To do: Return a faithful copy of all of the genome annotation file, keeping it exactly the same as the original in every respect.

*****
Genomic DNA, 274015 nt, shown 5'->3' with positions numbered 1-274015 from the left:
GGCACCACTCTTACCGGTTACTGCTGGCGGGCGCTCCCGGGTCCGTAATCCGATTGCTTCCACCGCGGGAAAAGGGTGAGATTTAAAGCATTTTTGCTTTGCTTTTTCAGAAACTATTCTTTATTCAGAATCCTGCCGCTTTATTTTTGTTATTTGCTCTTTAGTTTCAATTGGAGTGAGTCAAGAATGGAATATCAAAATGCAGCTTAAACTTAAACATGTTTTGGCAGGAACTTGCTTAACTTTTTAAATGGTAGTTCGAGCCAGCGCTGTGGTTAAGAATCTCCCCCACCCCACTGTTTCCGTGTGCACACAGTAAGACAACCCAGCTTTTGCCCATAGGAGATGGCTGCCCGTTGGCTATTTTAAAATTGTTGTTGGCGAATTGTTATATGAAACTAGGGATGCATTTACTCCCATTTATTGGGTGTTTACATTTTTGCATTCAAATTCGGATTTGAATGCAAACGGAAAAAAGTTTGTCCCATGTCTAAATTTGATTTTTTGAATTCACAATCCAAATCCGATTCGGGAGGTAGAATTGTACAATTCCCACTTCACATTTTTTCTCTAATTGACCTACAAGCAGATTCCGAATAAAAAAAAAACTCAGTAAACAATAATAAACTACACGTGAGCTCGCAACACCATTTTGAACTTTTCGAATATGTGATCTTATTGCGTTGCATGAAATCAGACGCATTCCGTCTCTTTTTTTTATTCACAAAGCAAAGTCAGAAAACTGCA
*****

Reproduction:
Genomic DNA, 274015 nt, shown 5'->3' with positions numbered 1-274015 from the left:
GGCACCACTCTTACCGGTTACTGCTGGCGGGCGCTCCCGGGTCCGTAATCCGATTGCTTCCACCGCGGGAAAAGGGTGAGATTTAAAGCATTTTTGCTTTGCTTTTTCAGAAACTATTCTTTATTCAGAATCCTGCCGCTTTATTTTTGTTATTTGCTCTTTAGTTTCAATTGGAGTGAGTCAAGAATGGAATATCAAAATGCAGCTTAAACTTAAACATGTTTTGGCAGGAACTTGCTTAACTTTTTAAATGGTAGTTCGAGCCAGCGCTGTGGTTAAGAATCTCCCCCACCCCACTGTTTCCGTGTGCACACAGTAAGACAACCCAGCTTTTGCCCATAGGAGATGGCTGCCCGTTGGCTATTTTAAAATTGTTGTTGGCGAATTGTTATATGAAACTAGGGATGCATTTACTCCCATTTATTGGGTGTTTACATTTTTGCATTCAAATTCGGATTTGAATGCAAACGGAAAAAAGTTTGTCCCATGTCTAAATTTGATTTTTTGAATTCACAATCCAAATCCGATTCGGGAGGTAGAATTGTACAATTCCCACTTCACATTTTTTCTCTAATTGACCTACAAGCAGATTCCGAATAAAAAAAAAACTCAGTAAACAATAATAAACTACACGTGAGCTCGCAACACCATTTTGAACTTTTCGAATATGTGATCTTATTGCGTTGCATGAAATCAGACGCATTCCGTCTCTTTTTTTTATTCACAAAGCAAAGTCAGAAAACTGCA